IRS Reports Traffic Delay for Refund Inquiries
by Terri Eyden on
By Ken Berry
There's a massive traffic jam on the IRS website. What's causing the delay? An overabundance of eager taxpayers asking "Where's My Refund?"
In an unusual posting, the IRS has alerted taxpayers and professional practitioners that the Where's My Refund? feature and other related applications may not be available due to the extra-high volume of inquiries. To avoid disruptions, the IRS is requesting that taxpayers check on their refund status only once a day.
It makes sense because IRS systems are updated on a daily basis, usually overnight, and the same information is available on the Internet, IRS2go smartphone app, or the IRS toll-free line. So there's nothing to be gained by trying to contact the IRS several times during the day.
The IRS provides three updates:
- When the tax return is received
- When the refund is approved, and
- When the refund is sent.
It says that the best time to check on refunds is during the evening hours and on weekends.
Here are some tips to help clients with their refund questions:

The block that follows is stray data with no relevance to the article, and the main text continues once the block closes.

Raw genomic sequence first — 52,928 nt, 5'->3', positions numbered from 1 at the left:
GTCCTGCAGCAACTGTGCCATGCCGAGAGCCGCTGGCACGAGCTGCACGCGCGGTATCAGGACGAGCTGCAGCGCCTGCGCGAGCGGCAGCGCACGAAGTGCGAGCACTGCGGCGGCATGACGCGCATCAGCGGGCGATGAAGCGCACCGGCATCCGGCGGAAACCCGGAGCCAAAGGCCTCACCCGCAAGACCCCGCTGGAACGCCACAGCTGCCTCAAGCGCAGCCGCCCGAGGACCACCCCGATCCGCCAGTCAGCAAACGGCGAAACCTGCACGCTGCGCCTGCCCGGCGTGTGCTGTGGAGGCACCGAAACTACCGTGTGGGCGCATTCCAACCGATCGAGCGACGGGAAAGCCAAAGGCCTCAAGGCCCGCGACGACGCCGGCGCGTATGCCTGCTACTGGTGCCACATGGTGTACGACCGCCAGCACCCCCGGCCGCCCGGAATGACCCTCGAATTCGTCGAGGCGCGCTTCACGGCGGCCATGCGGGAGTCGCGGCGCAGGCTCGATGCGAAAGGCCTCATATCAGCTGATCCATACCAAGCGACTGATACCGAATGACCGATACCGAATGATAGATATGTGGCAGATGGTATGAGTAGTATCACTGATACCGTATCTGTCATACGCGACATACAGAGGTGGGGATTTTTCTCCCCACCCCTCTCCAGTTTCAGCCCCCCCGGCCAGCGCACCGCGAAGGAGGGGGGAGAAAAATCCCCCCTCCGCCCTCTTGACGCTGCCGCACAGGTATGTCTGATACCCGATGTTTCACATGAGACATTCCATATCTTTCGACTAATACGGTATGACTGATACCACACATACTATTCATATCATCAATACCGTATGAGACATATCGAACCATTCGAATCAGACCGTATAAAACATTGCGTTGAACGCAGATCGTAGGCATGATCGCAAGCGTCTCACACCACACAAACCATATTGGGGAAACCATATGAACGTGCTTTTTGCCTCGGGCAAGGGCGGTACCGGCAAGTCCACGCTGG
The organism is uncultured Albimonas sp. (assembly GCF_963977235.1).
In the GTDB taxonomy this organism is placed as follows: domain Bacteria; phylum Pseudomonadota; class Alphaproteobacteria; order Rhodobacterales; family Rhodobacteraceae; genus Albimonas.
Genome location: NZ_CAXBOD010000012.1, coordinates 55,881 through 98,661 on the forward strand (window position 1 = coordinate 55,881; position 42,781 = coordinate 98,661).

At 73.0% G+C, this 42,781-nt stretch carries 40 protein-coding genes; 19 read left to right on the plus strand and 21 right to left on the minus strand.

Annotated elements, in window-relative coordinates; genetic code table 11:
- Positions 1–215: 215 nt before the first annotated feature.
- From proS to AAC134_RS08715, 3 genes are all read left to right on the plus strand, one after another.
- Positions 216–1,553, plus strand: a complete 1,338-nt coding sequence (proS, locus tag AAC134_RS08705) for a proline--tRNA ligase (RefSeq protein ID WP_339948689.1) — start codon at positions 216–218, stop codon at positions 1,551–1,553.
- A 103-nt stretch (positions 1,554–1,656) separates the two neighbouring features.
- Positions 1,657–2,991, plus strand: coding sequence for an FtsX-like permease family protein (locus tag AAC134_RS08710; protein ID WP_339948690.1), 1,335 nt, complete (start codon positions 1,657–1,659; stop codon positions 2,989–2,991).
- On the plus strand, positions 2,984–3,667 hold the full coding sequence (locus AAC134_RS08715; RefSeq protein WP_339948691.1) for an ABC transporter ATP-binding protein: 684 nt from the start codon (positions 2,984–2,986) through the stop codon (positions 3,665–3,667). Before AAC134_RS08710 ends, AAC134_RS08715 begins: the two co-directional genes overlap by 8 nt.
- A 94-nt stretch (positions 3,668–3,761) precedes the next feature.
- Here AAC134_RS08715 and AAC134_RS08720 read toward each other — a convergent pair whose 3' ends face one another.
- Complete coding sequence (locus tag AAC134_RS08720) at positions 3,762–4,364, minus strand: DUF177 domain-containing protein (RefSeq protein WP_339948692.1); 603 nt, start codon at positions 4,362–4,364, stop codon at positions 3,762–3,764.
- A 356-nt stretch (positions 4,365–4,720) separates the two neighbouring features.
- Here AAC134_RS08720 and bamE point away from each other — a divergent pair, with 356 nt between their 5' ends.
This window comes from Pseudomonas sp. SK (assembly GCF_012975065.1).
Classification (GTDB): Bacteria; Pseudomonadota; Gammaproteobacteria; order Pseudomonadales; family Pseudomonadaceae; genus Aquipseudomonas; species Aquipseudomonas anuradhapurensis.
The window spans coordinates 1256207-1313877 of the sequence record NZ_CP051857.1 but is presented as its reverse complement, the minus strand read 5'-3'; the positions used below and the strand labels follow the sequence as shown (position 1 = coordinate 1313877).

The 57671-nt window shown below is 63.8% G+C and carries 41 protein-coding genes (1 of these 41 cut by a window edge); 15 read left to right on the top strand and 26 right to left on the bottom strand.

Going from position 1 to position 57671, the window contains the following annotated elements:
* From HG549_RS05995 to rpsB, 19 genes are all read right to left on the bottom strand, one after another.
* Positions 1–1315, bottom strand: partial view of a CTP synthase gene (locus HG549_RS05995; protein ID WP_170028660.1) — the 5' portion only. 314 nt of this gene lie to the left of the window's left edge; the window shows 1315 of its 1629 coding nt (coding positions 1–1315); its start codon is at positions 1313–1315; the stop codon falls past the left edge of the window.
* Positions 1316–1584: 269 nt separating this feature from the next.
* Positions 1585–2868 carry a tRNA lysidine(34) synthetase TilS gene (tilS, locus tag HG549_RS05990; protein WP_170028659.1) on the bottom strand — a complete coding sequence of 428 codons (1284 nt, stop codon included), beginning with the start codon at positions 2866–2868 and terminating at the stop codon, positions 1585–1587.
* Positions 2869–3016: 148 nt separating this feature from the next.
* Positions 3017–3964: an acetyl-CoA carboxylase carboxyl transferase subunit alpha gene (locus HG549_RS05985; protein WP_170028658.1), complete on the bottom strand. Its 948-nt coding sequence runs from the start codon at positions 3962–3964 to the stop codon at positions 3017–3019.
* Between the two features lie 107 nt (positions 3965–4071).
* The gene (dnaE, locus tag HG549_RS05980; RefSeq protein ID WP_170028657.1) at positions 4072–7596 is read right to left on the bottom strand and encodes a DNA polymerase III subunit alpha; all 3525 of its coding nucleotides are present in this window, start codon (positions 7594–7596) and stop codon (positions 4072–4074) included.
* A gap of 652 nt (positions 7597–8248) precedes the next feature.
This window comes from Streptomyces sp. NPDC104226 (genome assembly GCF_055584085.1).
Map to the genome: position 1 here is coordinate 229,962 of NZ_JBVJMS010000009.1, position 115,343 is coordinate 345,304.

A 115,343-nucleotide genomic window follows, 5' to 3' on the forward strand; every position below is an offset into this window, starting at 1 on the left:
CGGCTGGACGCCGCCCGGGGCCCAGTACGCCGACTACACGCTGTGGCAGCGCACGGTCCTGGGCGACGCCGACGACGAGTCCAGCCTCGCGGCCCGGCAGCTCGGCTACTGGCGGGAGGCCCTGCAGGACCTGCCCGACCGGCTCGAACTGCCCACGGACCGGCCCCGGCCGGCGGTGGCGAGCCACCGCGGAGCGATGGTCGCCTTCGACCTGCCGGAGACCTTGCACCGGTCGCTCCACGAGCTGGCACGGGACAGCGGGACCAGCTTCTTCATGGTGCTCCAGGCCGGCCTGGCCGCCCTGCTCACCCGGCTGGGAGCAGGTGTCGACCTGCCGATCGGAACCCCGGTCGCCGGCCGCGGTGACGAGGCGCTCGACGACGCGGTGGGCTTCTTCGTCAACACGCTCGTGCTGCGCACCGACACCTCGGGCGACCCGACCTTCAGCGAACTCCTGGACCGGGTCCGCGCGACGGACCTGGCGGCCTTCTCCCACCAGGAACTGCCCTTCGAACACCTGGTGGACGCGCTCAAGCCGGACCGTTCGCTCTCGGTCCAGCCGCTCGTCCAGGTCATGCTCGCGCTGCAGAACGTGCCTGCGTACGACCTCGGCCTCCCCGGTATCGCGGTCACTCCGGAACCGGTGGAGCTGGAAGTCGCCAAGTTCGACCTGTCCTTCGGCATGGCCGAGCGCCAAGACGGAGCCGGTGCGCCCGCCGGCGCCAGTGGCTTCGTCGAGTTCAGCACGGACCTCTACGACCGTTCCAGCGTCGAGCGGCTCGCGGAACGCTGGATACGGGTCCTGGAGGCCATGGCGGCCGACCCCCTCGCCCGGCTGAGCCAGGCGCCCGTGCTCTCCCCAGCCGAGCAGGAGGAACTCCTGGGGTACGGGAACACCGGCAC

- Have the right tax information ready before using any of the IRS refund tools. This includes your Social Security number, filing status, and refund amount.
- There's no need to check Where's My Refund? more than once a day.
- To avoid system delays, the best times to check on refunds are evenings and weekends.
- Don't bother to call the IRS about your refund. The telephone service has the same information that's available on Where's My Refund?.
The IRS has touted the Where's My Refund? feature as a 24/7 service. Taxpayers can check on the status of their federal income tax refunds twenty-four hours after the return has been e-filed. If a paper return is filed, they can check four weeks after the mailing.
Despite some complications over forms and schedules that had to be updated after the "fiscal cliff law" was signed in January, the IRS claims the tax filing season is off to a good start. Typically, nine out of ten taxpayers will receive their refund in less than twenty-one days when the return is filed online and they arrange to have the refund deposited directly into a bank account.
The IRS is already receiving more than one million returns a day, and the volume – as well as the number of inquiries about refunds – is expected to increase during the President's Day weekend.
Approximately 75 percent of individual filers are in line for refunds. For last year's filing season, the average refund was $2,803.